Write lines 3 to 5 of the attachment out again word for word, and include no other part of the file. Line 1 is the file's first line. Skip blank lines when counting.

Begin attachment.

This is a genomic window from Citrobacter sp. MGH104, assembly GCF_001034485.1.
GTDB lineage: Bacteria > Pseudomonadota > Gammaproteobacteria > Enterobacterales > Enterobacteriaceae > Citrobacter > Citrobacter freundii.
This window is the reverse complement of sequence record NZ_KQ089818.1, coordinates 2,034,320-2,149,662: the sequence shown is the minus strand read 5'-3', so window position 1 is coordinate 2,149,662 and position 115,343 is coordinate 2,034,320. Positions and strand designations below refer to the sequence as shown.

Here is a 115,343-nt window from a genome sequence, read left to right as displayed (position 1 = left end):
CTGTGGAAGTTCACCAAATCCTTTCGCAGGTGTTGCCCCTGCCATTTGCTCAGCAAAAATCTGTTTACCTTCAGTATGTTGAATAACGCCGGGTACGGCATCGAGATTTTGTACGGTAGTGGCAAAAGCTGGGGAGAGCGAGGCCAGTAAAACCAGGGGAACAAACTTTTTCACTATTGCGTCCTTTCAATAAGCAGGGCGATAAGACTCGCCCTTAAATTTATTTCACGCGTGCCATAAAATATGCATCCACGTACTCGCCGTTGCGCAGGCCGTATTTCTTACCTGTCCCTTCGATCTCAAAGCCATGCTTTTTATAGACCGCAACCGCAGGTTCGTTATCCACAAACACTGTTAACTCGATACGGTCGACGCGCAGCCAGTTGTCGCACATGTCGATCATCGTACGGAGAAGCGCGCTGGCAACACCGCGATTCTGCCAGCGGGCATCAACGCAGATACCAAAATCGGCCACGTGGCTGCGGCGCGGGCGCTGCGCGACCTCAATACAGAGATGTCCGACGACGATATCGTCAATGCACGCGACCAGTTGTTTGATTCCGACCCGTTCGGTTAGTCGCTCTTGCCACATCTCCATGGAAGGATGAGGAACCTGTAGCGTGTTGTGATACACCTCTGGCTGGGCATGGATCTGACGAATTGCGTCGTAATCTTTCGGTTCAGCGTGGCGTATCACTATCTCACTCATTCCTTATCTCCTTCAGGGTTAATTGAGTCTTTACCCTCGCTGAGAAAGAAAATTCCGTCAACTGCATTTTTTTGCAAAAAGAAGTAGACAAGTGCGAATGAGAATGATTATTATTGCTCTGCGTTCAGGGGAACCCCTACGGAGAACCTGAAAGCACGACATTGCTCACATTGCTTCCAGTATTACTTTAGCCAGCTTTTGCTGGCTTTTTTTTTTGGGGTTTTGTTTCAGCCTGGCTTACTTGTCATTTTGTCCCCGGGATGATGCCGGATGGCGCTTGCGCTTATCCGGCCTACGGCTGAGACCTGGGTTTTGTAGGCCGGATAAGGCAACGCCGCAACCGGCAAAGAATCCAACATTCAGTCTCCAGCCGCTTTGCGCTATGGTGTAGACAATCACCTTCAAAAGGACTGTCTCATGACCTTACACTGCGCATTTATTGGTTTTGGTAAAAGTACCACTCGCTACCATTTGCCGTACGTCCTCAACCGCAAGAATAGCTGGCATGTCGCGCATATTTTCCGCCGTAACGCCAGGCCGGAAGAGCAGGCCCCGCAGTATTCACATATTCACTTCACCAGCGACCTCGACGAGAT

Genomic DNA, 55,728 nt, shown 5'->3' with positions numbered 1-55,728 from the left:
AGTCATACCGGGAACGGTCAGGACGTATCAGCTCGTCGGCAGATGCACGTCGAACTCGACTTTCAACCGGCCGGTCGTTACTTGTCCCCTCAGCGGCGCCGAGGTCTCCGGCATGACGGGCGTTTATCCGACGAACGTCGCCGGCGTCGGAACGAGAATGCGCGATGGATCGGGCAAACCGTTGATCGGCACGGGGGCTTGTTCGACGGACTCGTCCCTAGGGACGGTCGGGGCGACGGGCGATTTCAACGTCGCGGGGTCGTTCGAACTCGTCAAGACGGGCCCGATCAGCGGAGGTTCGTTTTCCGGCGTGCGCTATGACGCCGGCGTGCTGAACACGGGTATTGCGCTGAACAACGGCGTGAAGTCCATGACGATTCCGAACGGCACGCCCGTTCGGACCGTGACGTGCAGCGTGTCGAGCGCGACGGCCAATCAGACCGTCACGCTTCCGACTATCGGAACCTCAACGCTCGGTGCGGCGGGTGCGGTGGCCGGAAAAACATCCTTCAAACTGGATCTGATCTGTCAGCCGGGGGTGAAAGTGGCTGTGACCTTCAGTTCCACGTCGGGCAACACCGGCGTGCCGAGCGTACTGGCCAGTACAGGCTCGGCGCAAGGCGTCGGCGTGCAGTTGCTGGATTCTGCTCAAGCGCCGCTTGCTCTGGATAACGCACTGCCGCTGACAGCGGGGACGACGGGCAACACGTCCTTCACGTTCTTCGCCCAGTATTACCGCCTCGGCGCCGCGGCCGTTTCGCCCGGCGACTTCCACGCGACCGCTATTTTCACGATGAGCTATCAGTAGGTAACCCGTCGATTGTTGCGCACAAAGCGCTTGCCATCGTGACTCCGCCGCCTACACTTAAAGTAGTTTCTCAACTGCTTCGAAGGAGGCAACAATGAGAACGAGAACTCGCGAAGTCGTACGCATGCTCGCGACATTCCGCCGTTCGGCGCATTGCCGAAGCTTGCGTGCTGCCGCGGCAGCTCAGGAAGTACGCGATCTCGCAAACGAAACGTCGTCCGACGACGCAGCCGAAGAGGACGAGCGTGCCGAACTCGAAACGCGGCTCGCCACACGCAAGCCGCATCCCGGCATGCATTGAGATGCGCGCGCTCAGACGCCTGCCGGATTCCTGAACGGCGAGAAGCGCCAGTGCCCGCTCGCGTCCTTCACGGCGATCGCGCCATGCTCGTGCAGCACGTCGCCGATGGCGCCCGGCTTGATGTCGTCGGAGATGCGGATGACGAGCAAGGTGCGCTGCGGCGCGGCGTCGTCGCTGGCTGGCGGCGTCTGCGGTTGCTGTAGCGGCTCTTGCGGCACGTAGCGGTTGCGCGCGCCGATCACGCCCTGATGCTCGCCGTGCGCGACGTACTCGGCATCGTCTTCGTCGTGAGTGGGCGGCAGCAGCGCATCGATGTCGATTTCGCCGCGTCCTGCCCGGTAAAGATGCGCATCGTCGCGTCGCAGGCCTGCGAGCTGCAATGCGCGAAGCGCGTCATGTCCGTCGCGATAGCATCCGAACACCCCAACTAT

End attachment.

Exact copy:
This window is the reverse complement of sequence record NZ_KQ089818.1, coordinates 2,034,320-2,149,662: the sequence shown is the minus strand read 5'-3', so window position 1 is coordinate 2,149,662 and position 115,343 is coordinate 2,034,320. Positions and strand designations below refer to the sequence as shown.

Here is a 115,343-nt window from a genome sequence, read left to right as displayed (position 1 = left end):
CTGTGGAAGTTCACCAAATCCTTTCGCAGGTGTTGCCCCTGCCATTTGCTCAGCAAAAATCTGTTTACCTTCAGTATGTTGAATAACGCCGGGTACGGCATCGAGATTTTGTACGGTAGTGGCAAAAGCTGGGGAGAGCGAGGCCAGTAAAACCAGGGGAACAAACTTTTTCACTATTGCGTCCTTTCAATAAGCAGGGCGATAAGACTCGCCCTTAAATTTATTTCACGCGTGCCATAAAATATGCATCCACGTACTCGCCGTTGCGCAGGCCGTATTTCTTACCTGTCCCTTCGATCTCAAAGCCATGCTTTTTATAGACCGCAACCGCAGGTTCGTTATCCACAAACACTGTTAACTCGATACGGTCGACGCGCAGCCAGTTGTCGCACATGTCGATCATCGTACGGAGAAGCGCGCTGGCAACACCGCGATTCTGCCAGCGGGCATCAACGCAGATACCAAAATCGGCCACGTGGCTGCGGCGCGGGCGCTGCGCGACCTCAATACAGAGATGTCCGACGACGATATCGTCAATGCACGCGACCAGTTGTTTGATTCCGACCCGTTCGGTTAGTCGCTCTTGCCACATCTCCATGGAAGGATGAGGAACCTGTAGCGTGTTGTGATACACCTCTGGCTGGGCATGGATCTGACGAATTGCGTCGTAATCTTTCGGTTCAGCGTGGCGTATCACTATCTCACTCATTCCTTATCTCCTTCAGGGTTAATTGAGTCTTTACCCTCGCTGAGAAAGAAAATTCCGTCAACTGCATTTTTTTGCAAAAAGAAGTAGACAAGTGCGAATGAGAATGATTATTATTGCTCTGCGTTCAGGGGAACCCCTACGGAGAACCTGAAAGCACGACATTGCTCACATTGCTTCCAGTATTACTTTAGCCAGCTTTTGCTGGCTTTTTTTTTTGGGGTTTTGTTTCAGCCTGGCTTACTTGTCATTTTGTCCCCGGGATGATGCCGGATGGCGCTTGCGCTTATCCGGCCTACGGCTGAGACCTGGGTTTTGTAGGCCGGATAAGGCAACGCCGCAACCGGCAAAGAATCCAACATTCAGTCTCCAGCCGCTTTGCGCTATGGTGTAGACAATCACCTTCAAAAGGACTGTCTCATGACCTTACACTGCGCATTTATTGGTTTTGGTAAAAGTACCACTCGCTACCATTTGCCGTACGTCCTCAACCGCAAGAATAGCTGGCATGTCGCGCATATTTTCCGCCGTAACGCCAGGCCGGAAGAGCAGGCCCCGCAGTATTCACATATTCACTTCACCAGCGACCTCGACGAGAT